This Chattanooga Free Press photo shows the checkout counter at a local restaurant on Dec. 17, 1958. Photo from the Chattanooga Free Press collection at

The caption for this 1958 photo from the Chattanooga Free Press archives has been lost.

Perhaps an alert reader can name this mystery restaurant. If you think you know the name and location of this establishment, email Mark Kennedy at

Two clues: The bull horns and the cast-iron skillet clock mounted on the wall behind the checkout counter might trigger someone's memory.

Following up on the longhorn clue, there were several "Longhorn" restaurants opened here in the 20th century, according to newspaper archives, but none noted before 1960, when a Longhorn restaurant opened on North Market Street. Later, locally owned Longhorn restaurants opened on Signal Mountain, McCallie Avenue and in the Brainerd area.

For historic context, 1958 was the year that entertainer Elvis Presley entered the United States Army and NASA was born. The average yearly wage in the United States that year was $3,851 and the typical house cost just under $13,000.

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In this photo, a wall calendar displays the date: Dec. 17, 1958. On that date in history, a Wednesday, the top story in the New York Times reported that Mao Tse-tung had just given up his job at the chairman of the Chinese People's Republic.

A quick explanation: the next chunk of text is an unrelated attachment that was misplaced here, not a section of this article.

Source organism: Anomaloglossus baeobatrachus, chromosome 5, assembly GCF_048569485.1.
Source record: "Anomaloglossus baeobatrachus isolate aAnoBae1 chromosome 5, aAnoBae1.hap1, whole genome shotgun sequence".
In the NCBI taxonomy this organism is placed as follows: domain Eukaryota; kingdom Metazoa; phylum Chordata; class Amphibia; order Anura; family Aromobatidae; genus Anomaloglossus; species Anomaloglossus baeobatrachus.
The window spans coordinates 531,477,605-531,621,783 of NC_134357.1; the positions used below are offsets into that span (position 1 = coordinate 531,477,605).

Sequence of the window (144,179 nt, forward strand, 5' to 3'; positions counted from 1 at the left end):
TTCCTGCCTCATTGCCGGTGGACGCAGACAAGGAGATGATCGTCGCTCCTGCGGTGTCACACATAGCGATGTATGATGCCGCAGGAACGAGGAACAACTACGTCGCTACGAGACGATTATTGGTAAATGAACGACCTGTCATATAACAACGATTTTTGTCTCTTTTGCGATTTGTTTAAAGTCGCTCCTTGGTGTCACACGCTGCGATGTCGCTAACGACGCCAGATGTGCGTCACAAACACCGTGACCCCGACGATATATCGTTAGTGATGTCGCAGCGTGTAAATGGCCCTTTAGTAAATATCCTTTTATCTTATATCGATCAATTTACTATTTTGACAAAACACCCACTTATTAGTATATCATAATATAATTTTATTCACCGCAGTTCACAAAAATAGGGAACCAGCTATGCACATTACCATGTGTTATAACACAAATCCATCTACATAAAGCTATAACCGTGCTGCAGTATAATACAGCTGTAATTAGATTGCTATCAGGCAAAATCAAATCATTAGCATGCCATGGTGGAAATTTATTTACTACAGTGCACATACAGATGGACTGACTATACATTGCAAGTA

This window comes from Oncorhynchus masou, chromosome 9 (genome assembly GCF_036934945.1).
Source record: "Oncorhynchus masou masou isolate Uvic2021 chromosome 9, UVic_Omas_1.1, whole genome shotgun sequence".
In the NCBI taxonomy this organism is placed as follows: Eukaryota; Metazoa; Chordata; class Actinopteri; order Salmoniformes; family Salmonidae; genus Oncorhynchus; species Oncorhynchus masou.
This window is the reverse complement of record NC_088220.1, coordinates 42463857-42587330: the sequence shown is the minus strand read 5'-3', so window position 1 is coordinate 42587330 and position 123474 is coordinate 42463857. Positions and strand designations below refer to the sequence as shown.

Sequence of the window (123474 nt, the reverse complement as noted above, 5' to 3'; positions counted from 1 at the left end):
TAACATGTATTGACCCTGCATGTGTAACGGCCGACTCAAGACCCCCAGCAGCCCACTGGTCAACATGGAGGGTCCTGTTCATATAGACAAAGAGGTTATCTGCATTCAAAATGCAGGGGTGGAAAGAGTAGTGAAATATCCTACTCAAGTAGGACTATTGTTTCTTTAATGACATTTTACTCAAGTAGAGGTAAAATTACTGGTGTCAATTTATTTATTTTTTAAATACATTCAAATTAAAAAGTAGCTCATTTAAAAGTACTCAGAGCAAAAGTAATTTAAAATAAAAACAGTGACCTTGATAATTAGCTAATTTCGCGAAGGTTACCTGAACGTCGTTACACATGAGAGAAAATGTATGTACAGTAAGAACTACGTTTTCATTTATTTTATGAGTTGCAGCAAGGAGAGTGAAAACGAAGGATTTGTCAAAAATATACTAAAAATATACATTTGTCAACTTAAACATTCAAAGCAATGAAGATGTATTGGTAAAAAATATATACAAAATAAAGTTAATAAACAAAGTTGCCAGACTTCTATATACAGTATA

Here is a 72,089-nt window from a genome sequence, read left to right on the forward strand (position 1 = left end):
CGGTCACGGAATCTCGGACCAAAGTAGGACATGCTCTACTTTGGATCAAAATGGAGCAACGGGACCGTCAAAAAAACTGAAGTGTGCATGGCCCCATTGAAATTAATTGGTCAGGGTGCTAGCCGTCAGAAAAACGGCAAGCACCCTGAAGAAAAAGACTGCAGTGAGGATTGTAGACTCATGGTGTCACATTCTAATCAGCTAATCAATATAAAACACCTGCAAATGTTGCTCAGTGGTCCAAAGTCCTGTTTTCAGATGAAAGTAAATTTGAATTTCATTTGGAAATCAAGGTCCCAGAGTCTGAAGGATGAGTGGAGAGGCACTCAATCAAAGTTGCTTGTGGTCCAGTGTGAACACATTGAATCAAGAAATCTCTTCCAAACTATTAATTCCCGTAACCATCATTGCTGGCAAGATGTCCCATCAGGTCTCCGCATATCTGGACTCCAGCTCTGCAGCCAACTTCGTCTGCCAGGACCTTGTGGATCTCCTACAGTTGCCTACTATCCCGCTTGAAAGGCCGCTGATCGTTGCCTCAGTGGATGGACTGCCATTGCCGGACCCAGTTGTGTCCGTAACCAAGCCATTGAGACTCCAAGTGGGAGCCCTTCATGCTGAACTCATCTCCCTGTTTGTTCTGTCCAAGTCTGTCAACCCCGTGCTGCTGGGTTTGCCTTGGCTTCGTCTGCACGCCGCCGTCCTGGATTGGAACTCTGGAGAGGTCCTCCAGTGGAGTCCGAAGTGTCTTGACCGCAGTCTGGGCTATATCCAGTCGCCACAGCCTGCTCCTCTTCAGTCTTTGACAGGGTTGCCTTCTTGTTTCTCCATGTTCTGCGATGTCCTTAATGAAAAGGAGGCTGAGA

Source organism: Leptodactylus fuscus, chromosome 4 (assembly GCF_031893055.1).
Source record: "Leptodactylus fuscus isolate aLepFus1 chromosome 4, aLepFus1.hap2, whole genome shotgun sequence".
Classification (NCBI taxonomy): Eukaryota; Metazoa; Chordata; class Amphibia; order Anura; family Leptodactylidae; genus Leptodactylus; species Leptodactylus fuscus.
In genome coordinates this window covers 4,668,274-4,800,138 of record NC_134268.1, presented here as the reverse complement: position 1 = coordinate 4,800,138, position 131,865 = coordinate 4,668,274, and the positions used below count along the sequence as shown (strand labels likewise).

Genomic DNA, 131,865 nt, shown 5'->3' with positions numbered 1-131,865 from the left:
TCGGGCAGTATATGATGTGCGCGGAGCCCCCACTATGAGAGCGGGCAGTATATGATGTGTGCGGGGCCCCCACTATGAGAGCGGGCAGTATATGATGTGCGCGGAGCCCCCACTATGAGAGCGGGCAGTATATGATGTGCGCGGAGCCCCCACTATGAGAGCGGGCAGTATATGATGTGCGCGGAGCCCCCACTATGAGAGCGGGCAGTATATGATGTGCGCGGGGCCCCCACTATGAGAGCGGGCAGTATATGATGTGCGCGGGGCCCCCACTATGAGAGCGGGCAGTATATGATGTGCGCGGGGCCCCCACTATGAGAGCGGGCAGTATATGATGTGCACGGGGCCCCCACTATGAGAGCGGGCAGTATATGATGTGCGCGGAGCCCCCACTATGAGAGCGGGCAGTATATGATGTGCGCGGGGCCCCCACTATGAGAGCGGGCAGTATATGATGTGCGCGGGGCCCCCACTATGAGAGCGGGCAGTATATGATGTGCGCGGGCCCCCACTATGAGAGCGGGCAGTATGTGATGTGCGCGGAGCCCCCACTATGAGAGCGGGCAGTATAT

The restaurant photograph is part of the Chattanooga Free Press collection at, a website featuring vintage photos and curated by local history buff Sam Hall.

If you take a deep dive into this photograph, there is a lot to digest.

Barely visible on the right is the edge of a diner-booth jukebox, which might also help someone pin down the location.

The check-out space is also notable for its mid-century machinery, a Remington adding machine and a National cash register. Electronic calculators would not be commonly used until the 1970s, and the cash register hearkens to a day before widespread use of credit cards.

Paying your hand-written guest check in 1958 was also an opportunity for a restaurant to tempt you with impulse purchases.

Candy was big. Here, you can spot common candy brands such as Lifesavers, Mounds and Hershey's chocolate bars. Not so familiar to today's consumers, perhaps, are the DeBeukelaer candies also in the display, which were made by a company with roots in Belgium.

It may seem odd now, but restaurant-goers in the 1950s were also tempted at checkout with Tums antacid tablets and Goodies headache powers. Either could be had for a dime.

A display case filled with cigars in boxes was also common in the 1950s. Here, such brands as Hav-A-Tampa, Dutch Masters, Roi-tan and Tampa Nuggets are on display. The Roi-Tan box notes the price is 10 cents per cigar.

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Contact Mark Kennedy at